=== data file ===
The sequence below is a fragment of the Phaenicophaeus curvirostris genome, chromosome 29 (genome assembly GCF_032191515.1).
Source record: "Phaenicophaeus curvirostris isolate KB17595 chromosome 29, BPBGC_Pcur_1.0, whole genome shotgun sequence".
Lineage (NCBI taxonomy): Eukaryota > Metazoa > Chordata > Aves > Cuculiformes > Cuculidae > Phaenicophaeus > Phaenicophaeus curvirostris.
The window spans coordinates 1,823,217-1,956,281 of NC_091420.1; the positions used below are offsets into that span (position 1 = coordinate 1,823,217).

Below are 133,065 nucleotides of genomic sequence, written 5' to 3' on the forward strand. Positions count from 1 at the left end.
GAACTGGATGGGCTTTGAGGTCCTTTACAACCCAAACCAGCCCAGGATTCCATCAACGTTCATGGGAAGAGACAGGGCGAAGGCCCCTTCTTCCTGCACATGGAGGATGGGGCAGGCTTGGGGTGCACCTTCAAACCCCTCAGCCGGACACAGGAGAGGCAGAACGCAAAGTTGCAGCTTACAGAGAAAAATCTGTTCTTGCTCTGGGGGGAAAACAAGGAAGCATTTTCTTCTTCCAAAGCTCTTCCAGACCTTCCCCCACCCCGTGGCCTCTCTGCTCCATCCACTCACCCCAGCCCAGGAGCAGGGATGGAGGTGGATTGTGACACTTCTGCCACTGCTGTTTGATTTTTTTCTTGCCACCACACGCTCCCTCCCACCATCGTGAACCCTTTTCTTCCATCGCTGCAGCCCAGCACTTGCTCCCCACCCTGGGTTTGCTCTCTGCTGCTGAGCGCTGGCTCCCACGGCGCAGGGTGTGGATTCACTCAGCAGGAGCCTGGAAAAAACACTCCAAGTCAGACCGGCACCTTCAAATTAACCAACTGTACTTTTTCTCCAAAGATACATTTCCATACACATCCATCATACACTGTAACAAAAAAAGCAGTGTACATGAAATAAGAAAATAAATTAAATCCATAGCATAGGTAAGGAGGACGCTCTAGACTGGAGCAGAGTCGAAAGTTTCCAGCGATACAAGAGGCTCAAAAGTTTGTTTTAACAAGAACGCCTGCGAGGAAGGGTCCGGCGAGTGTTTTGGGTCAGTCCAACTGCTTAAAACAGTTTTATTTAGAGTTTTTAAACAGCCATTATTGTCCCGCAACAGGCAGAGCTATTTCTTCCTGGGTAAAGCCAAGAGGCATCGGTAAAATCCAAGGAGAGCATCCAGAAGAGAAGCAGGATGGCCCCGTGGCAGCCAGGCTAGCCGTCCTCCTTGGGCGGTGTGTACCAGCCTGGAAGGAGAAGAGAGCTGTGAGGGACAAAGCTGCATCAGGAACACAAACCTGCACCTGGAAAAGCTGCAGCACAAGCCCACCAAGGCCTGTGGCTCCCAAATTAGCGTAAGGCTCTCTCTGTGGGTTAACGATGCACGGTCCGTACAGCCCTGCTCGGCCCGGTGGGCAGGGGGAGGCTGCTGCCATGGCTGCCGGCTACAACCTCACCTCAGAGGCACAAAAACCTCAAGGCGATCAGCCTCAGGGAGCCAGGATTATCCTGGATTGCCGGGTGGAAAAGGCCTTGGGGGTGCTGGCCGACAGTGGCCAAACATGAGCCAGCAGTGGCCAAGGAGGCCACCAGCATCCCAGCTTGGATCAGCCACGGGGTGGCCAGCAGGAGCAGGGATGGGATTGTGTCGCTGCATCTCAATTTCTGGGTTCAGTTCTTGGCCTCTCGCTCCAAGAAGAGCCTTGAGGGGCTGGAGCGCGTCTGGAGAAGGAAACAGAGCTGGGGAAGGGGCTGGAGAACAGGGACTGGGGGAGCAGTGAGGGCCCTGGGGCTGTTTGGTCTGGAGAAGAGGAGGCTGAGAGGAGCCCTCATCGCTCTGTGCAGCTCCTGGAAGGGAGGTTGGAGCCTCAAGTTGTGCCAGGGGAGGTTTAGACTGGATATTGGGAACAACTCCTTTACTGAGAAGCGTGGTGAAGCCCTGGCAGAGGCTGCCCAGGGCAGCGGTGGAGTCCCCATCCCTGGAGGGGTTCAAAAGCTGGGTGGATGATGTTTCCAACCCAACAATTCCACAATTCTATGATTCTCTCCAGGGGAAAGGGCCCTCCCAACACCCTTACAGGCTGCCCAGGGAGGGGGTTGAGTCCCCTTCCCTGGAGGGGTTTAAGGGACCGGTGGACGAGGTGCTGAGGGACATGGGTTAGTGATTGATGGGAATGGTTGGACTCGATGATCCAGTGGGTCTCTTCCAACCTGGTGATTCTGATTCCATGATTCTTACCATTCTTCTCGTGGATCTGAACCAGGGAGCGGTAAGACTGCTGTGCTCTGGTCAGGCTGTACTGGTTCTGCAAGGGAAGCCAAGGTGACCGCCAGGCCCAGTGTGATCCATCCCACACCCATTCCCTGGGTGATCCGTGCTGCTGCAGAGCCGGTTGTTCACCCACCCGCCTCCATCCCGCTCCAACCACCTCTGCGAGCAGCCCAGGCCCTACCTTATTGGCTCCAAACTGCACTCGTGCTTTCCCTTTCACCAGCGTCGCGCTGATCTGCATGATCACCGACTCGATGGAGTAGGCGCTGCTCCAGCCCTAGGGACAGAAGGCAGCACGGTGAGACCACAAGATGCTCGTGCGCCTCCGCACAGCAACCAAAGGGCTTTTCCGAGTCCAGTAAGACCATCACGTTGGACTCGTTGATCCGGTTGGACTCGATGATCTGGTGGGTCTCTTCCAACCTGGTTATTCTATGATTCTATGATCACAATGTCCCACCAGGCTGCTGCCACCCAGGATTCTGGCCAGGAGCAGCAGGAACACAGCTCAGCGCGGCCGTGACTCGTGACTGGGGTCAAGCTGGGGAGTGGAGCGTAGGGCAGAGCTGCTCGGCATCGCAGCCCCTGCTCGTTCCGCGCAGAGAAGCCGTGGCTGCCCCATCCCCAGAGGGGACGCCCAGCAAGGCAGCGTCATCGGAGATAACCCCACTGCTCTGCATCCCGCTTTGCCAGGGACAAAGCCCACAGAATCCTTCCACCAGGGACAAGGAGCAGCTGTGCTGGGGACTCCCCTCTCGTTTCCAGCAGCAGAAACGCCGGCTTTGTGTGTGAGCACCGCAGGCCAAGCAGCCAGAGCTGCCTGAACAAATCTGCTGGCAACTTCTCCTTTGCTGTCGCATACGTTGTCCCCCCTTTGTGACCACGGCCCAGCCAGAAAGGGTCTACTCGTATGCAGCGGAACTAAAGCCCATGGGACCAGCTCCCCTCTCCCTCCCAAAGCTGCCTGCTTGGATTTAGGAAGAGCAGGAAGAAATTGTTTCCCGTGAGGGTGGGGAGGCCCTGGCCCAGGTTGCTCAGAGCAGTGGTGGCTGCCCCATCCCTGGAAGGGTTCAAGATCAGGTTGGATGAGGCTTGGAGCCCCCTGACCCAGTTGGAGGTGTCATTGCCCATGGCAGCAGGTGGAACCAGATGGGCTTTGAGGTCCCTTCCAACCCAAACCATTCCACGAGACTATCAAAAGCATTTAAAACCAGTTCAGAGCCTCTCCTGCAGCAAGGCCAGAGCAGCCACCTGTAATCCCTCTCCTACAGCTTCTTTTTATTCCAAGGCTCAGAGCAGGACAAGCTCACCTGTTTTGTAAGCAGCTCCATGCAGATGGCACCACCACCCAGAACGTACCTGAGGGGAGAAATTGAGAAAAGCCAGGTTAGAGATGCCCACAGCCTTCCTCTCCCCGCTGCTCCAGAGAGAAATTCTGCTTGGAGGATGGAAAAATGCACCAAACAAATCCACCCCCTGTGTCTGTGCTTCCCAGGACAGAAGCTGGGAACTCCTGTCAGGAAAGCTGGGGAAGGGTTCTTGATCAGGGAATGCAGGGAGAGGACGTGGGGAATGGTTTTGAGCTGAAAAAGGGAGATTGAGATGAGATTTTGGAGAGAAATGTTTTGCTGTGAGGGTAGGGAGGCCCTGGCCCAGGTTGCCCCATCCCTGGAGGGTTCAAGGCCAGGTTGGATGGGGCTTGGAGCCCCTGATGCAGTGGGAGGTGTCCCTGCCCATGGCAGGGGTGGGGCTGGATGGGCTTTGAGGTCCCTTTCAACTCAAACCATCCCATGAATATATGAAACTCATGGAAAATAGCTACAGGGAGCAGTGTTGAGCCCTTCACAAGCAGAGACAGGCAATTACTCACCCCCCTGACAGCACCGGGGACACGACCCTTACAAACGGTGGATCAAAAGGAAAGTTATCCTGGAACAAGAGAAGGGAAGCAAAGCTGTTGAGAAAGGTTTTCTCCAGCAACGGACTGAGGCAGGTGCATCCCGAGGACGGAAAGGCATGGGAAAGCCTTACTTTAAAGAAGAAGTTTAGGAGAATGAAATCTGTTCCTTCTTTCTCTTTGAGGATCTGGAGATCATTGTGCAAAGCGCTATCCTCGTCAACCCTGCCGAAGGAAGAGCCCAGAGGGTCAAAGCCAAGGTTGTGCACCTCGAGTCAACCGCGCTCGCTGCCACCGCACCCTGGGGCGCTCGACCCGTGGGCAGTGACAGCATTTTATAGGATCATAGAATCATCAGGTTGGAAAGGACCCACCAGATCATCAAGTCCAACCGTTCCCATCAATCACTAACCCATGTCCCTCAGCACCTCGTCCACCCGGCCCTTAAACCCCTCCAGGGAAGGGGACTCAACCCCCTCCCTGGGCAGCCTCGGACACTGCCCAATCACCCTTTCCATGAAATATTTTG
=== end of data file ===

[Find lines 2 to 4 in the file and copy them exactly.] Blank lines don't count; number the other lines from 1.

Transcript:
Source record: "Phaenicophaeus curvirostris isolate KB17595 chromosome 29, BPBGC_Pcur_1.0, whole genome shotgun sequence".
Lineage (NCBI taxonomy): Eukaryota > Metazoa > Chordata > Aves > Cuculiformes > Cuculidae > Phaenicophaeus > Phaenicophaeus curvirostris.
The window spans coordinates 1,823,217-1,956,281 of NC_091420.1; the positions used below are offsets into that span (position 1 = coordinate 1,823,217).